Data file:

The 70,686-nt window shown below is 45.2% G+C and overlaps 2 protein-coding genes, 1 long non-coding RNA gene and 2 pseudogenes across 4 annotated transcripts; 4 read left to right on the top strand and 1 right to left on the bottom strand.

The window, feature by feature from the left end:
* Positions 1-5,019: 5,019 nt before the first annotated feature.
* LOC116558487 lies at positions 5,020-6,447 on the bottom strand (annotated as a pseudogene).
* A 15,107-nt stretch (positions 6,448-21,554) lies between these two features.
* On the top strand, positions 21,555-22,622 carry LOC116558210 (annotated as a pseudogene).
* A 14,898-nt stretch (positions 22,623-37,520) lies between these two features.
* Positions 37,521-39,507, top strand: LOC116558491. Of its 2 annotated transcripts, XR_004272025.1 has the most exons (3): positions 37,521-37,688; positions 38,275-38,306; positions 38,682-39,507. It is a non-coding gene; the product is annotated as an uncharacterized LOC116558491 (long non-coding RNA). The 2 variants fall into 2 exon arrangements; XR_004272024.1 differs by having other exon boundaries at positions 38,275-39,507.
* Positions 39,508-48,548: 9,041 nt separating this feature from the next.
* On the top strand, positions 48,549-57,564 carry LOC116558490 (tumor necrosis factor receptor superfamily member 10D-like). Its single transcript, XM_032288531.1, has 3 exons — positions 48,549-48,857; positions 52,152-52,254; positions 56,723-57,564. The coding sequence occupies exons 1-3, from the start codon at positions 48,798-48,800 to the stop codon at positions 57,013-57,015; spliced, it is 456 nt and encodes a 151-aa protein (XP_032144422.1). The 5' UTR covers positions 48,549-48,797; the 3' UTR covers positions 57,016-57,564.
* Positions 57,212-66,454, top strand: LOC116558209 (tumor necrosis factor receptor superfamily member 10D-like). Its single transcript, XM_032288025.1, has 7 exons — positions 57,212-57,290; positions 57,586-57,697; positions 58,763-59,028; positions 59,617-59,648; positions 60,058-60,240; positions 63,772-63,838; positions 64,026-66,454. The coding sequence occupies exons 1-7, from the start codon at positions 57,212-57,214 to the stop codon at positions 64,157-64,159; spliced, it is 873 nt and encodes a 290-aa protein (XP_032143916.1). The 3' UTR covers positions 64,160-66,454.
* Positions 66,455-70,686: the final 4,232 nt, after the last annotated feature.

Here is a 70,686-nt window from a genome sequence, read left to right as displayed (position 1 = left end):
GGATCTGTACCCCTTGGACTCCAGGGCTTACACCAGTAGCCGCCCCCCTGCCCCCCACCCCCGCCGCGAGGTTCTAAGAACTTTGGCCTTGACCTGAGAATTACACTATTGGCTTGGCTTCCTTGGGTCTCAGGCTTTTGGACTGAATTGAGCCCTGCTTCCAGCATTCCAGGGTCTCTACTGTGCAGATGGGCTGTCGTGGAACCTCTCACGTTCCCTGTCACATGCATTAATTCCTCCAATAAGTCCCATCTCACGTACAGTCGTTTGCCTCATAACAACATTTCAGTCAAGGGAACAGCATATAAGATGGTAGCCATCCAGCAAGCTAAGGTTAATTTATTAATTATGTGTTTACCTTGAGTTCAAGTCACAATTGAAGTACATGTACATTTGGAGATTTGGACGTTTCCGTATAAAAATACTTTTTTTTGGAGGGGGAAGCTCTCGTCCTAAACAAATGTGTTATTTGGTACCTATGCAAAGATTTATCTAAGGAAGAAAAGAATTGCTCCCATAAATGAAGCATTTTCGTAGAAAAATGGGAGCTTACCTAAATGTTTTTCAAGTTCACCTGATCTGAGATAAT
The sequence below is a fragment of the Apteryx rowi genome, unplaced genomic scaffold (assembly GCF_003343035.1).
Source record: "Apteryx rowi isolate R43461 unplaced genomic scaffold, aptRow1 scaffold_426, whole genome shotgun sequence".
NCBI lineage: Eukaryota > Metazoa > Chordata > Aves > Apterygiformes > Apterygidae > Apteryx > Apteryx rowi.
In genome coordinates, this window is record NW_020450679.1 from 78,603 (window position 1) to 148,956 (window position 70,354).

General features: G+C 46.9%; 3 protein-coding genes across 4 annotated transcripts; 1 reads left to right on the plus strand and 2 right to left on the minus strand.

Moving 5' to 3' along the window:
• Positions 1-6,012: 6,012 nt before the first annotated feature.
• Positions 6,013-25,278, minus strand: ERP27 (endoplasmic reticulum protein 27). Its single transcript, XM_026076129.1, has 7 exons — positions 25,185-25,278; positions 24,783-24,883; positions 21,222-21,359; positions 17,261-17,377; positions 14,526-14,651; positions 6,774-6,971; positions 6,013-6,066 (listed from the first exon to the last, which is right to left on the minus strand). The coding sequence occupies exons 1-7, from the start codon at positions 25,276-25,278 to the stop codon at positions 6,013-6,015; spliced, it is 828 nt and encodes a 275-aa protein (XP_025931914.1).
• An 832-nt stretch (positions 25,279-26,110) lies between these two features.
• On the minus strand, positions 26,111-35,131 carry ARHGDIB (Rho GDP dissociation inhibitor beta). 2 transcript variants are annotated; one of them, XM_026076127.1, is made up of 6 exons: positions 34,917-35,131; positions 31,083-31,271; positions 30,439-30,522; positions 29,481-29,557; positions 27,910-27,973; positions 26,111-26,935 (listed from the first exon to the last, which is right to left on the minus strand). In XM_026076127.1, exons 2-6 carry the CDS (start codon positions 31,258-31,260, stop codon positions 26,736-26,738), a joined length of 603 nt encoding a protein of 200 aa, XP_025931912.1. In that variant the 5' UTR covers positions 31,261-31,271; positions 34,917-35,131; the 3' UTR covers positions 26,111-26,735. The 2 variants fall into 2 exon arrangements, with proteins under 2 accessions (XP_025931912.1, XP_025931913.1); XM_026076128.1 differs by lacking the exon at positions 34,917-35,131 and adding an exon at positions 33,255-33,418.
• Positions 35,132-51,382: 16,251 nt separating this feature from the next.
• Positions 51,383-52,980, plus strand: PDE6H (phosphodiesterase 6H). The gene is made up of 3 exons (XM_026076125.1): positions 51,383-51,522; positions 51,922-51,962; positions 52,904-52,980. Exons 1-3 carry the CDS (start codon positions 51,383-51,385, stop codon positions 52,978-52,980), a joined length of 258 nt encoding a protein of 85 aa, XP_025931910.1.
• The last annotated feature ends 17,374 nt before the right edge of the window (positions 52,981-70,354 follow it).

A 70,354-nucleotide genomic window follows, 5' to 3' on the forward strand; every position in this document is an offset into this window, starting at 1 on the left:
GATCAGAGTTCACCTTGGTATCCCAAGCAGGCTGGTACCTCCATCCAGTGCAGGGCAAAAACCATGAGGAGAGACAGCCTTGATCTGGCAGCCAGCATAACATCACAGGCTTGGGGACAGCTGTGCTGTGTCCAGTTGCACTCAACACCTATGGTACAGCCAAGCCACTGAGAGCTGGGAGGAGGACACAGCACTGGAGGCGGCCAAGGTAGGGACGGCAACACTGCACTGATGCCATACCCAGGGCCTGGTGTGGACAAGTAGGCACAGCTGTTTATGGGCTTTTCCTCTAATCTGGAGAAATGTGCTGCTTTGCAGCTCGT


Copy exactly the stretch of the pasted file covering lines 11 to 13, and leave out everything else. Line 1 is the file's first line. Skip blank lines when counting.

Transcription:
* Positions 57,212-66,454, top strand: LOC116558209 (tumor necrosis factor receptor superfamily member 10D-like). Its single transcript, XM_032288025.1, has 7 exons — positions 57,212-57,290; positions 57,586-57,697; positions 58,763-59,028; positions 59,617-59,648; positions 60,058-60,240; positions 63,772-63,838; positions 64,026-66,454. The coding sequence occupies exons 1-7, from the start codon at positions 57,212-57,214 to the stop codon at positions 64,157-64,159; spliced, it is 873 nt and encodes a 290-aa protein (XP_032143916.1). The 3' UTR covers positions 64,160-66,454.
* Positions 66,455-70,686: the final 4,232 nt, after the last annotated feature.

Here is a 70,686-nt window from a genome sequence, read left to right as displayed (position 1 = left end):